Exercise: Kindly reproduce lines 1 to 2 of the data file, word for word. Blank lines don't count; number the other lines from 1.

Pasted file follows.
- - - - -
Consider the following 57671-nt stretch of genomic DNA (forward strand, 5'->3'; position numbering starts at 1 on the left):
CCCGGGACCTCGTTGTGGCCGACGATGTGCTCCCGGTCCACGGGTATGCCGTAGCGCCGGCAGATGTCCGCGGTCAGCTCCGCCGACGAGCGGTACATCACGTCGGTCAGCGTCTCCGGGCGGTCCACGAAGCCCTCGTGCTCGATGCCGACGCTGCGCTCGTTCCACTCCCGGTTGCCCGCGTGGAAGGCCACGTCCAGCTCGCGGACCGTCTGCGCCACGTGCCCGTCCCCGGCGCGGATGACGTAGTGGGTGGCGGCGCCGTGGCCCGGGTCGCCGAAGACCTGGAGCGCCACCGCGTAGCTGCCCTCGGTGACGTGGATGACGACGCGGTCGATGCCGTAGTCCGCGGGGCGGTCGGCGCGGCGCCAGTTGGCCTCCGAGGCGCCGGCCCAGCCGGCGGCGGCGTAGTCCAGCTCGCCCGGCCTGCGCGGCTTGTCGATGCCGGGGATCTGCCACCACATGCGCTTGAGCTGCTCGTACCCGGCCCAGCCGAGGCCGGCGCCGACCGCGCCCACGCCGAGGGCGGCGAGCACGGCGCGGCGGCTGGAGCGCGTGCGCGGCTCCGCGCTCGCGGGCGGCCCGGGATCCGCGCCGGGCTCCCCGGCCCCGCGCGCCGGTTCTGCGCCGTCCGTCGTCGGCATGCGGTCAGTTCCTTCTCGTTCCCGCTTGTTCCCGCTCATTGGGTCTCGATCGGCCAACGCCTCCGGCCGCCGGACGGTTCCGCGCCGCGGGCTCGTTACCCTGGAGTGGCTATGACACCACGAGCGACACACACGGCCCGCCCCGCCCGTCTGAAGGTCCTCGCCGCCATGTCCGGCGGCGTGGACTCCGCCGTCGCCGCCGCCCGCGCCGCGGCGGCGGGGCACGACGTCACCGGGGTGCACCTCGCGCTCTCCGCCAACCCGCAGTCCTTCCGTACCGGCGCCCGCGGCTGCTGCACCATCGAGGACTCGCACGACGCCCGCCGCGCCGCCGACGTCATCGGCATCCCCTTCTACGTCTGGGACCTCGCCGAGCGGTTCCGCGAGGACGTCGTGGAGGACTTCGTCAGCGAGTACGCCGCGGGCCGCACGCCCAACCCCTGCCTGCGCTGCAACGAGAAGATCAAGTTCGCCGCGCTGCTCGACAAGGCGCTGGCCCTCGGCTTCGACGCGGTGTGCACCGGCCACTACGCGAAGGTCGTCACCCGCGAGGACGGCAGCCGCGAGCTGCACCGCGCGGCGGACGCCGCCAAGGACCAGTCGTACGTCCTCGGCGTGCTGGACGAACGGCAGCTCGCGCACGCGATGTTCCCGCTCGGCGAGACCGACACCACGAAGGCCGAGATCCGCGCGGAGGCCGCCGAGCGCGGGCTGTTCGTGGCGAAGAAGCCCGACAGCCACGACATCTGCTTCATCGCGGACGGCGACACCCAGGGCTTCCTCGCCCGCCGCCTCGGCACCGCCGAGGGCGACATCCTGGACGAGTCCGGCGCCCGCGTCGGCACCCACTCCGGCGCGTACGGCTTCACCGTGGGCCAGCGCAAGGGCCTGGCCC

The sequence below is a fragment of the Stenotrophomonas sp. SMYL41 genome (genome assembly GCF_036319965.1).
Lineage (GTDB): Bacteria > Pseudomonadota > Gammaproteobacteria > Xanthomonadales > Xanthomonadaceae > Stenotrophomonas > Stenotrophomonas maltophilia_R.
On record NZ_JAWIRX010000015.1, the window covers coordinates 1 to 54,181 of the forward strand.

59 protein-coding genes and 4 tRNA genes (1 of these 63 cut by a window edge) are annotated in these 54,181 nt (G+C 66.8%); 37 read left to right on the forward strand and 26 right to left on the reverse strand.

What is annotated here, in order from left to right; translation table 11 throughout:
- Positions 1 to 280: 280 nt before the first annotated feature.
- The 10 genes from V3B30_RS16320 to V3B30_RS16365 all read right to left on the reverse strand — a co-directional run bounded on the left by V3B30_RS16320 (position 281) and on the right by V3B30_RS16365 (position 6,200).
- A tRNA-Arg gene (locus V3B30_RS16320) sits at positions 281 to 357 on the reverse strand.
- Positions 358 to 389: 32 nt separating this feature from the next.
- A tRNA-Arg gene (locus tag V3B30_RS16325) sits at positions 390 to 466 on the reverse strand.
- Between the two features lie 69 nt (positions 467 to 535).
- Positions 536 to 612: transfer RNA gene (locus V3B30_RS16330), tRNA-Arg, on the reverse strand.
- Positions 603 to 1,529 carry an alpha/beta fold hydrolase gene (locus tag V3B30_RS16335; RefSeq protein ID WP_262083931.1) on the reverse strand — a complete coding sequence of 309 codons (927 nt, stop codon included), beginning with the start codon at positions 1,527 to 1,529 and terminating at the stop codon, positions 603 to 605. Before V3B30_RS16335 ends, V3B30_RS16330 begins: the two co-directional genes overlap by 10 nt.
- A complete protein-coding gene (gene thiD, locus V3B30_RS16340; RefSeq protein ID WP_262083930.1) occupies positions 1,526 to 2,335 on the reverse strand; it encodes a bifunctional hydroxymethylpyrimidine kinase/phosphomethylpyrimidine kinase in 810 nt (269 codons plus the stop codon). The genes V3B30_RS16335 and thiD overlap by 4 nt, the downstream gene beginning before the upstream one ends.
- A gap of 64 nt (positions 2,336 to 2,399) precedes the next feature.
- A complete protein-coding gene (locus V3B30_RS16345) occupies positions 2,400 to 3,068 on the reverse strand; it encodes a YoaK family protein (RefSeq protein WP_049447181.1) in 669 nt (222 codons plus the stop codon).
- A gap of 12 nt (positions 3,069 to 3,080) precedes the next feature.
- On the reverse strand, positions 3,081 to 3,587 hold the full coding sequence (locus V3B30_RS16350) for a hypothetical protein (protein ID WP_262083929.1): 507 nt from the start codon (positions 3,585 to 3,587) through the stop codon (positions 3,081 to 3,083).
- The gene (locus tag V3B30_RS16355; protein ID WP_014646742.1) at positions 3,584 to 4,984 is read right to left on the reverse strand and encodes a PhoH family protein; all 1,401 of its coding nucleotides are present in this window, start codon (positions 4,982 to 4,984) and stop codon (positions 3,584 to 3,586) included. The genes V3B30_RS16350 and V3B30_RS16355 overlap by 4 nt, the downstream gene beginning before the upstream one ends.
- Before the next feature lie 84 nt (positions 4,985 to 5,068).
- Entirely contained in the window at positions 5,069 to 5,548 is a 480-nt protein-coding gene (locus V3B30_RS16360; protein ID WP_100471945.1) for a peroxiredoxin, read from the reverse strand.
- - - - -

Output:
Consider the following 57671-nt stretch of genomic DNA (forward strand, 5'->3'; position numbering starts at 1 on the left):
CCCGGGACCTCGTTGTGGCCGACGATGTGCTCCCGGTCCACGGGTATGCCGTAGCGCCGGCAGATGTCCGCGGTCAGCTCCGCCGACGAGCGGTACATCACGTCGGTCAGCGTCTCCGGGCGGTCCACGAAGCCCTCGTGCTCGATGCCGACGCTGCGCTCGTTCCACTCCCGGTTGCCCGCGTGGAAGGCCACGTCCAGCTCGCGGACCGTCTGCGCCACGTGCCCGTCCCCGGCGCGGATGACGTAGTGGGTGGCGGCGCCGTGGCCCGGGTCGCCGAAGACCTGGAGCGCCACCGCGTAGCTGCCCTCGGTGACGTGGATGACGACGCGGTCGATGCCGTAGTCCGCGGGGCGGTCGGCGCGGCGCCAGTTGGCCTCCGAGGCGCCGGCCCAGCCGGCGGCGGCGTAGTCCAGCTCGCCCGGCCTGCGCGGCTTGTCGATGCCGGGGATCTGCCACCACATGCGCTTGAGCTGCTCGTACCCGGCCCAGCCGAGGCCGGCGCCGACCGCGCCCACGCCGAGGGCGGCGAGCACGGCGCGGCGGCTGGAGCGCGTGCGCGGCTCCGCGCTCGCGGGCGGCCCGGGATCCGCGCCGGGCTCCCCGGCCCCGCGCGCCGGTTCTGCGCCGTCCGTCGTCGGCATGCGGTCAGTTCCTTCTCGTTCCCGCTTGTTCCCGCTCATTGGGTCTCGATCGGCCAACGCCTCCGGCCGCCGGACGGTTCCGCGCCGCGGGCTCGTTACCCTGGAGTGGCTATGACACCACGAGCGACACACACGGCCCGCCCCGCCCGTCTGAAGGTCCTCGCCGCCATGTCCGGCGGCGTGGACTCCGCCGTCGCCGCCGCCCGCGCCGCGGCGGCGGGGCACGACGTCACCGGGGTGCACCTCGCGCTCTCCGCCAACCCGCAGTCCTTCCGTACCGGCGCCCGCGGCTGCTGCACCATCGAGGACTCGCACGACGCCCGCCGCGCCGCCGACGTCATCGGCATCCCCTTCTACGTCTGGGACCTCGCCGAGCGGTTCCGCGAGGACGTCGTGGAGGACTTCGTCAGCGAGTACGCCGCGGGCCGCACGCCCAACCCCTGCCTGCGCTGCAACGAGAAGATCAAGTTCGCCGCGCTGCTCGACAAGGCGCTGGCCCTCGGCTTCGACGCGGTGTGCACCGGCCACTACGCGAAGGTCGTCACCCGCGAGGACGGCAGCCGCGAGCTGCACCGCGCGGCGGACGCCGCCAAGGACCAGTCGTACGTCCTCGGCGTGCTGGACGAACGGCAGCTCGCGCACGCGATGTTCCCGCTCGGCGAGACCGACACCACGAAGGCCGAGATCCGCGCGGAGGCCGCCGAGCGCGGGCTGTTCGTGGCGAAGAAGCCCGACAGCCACGACATCTGCTTCATCGCGGACGGCGACACCCAGGGCTTCCTCGCCCGCCGCCTCGGCACCGCCGAGGGCGACATCCTGGACGAGTCCGGCGCCCGCGTCGGCACCCACTCCGGCGCGTACGGCTTCACCGTGGGCCAGCGCAAGGGCCTGGCCC